At the special Town Meeting in January, Concord residents ticked a major capital expense off the docket, agreeing to add $7.2 million to close the budget gap to pay for the new middle school.
Voters reinforced support for the school in February. With that added money, the new school will cost close to $110 million.
Concord is much more than just schools and there are myriad capital expenses to be dealt with beyond paying for the new school. At the Finance Committee public hearing March 1, Town Manager Kerry Lafleur laid out the upcoming schedule of planned capital expenses.
The big-ticket items are road maintenance; renovating a mid-career fire truck; and replacing an aging public works truck, tricked out with a sander and plow.
Less-expensive items include new turnout gear for firefighters; bridge improvements at Chamberlin Park; and replacing some aging police cruisers.
According to Lafleur, the town has three tiers of capital spending.
Tier 1 pays for items valued at $250,000 or less and is paid with cash. Tier 2 items cost up to $2.5 million and require borrowing.
The Tier 1 request for fiscal 2024 is $1.725 million
The Tier 2 request is $4.1 million.
Among the Tier 1 expenses:
· $35,000 for energy sustainability
· $120,000 for new tech. Concord tries to replace 20 to 25 percent of its computers annually.
· $200,000 for work on the stairs and ramp at the Harvey Wheeler Community Centre
· $120,000 for HVAC and ventilation work across several town buildings.
· $10,000 for work on the Chamberlin Park bridge
· $15,000 for library computers.
· $795,000 for a variety of public works expenses, including a landfill monitoring well, street signs and striping and roadside safety improvements.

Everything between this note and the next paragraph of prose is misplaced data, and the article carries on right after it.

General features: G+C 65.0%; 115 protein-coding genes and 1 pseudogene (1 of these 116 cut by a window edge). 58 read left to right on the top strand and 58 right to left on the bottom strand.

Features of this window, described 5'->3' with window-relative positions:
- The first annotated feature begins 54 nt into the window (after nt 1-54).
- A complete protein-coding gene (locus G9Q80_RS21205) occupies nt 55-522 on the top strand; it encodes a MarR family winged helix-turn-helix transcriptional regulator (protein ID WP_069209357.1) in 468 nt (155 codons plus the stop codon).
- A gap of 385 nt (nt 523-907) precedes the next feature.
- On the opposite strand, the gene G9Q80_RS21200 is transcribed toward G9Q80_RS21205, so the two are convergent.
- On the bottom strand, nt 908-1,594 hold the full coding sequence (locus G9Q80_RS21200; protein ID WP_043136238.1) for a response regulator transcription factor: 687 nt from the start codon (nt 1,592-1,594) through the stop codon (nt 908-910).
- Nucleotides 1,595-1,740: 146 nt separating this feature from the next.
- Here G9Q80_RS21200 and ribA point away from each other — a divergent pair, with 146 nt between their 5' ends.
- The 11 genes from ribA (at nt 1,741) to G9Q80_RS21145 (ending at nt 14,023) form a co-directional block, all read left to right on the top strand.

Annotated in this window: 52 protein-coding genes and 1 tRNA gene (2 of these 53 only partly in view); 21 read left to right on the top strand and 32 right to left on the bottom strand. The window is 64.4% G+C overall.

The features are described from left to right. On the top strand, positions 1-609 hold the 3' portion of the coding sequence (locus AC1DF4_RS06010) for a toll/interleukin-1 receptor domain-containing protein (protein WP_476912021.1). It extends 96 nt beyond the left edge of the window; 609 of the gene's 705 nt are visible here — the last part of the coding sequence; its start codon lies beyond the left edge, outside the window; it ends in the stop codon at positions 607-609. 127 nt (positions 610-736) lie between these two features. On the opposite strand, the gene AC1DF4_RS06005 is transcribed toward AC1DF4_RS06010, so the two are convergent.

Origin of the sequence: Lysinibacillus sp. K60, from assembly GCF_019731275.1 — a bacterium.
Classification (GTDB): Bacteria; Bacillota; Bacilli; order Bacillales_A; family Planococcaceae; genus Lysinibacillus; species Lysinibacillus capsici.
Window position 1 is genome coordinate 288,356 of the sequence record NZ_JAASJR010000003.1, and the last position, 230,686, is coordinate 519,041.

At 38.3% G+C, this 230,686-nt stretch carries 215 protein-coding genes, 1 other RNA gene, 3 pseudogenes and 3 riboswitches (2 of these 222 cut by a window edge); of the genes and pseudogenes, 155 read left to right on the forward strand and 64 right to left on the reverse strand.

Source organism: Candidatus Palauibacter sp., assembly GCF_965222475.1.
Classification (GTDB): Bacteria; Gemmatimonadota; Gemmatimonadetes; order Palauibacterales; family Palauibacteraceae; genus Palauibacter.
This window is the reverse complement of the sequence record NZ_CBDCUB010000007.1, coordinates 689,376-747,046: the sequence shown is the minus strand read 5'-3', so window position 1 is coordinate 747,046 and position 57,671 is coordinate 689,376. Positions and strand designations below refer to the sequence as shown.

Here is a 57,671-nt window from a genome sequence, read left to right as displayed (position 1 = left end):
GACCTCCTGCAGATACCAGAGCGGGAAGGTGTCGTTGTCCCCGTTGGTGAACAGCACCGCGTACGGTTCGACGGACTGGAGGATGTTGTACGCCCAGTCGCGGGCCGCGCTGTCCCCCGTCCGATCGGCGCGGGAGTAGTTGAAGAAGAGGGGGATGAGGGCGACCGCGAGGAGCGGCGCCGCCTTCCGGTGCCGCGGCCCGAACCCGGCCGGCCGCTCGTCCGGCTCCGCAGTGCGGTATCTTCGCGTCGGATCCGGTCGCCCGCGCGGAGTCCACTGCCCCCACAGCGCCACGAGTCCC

Tier 2 expenses include:
· $300,000 for a heavy duty public works truck with sander
· $210,000 for refurbishment of a fire department pumper truck
· $425,000 for work on the MBTA lot in West Concord
· $515,000 for improvements to the intersection of Baker Avenue and Main Street
The big cost – $2.65 million – comes from road maintenance work. In 2022, the town hired Stantec Engineering to get a feel for the quality of the roads. That work determined, to maintain the roads at their current level, the town needs to spend about $2 million a year. According to Lafleur, the goal in town is to improve the roads, hence the larger request.
Concord has 108 miles of road, Lafleur said.
“Before the pandemic, we spent just under two million dollars in Tier 1 and we’d like to get back to that,” Lafleur said.
The Tier 2 budget of $4.1 million mirrors past capital budgets, she said.
In the run up to Town Meeting,the select board has a continued hearing March 27, the Planning Board meets March 29. Town Meeting is Sunday, April 30.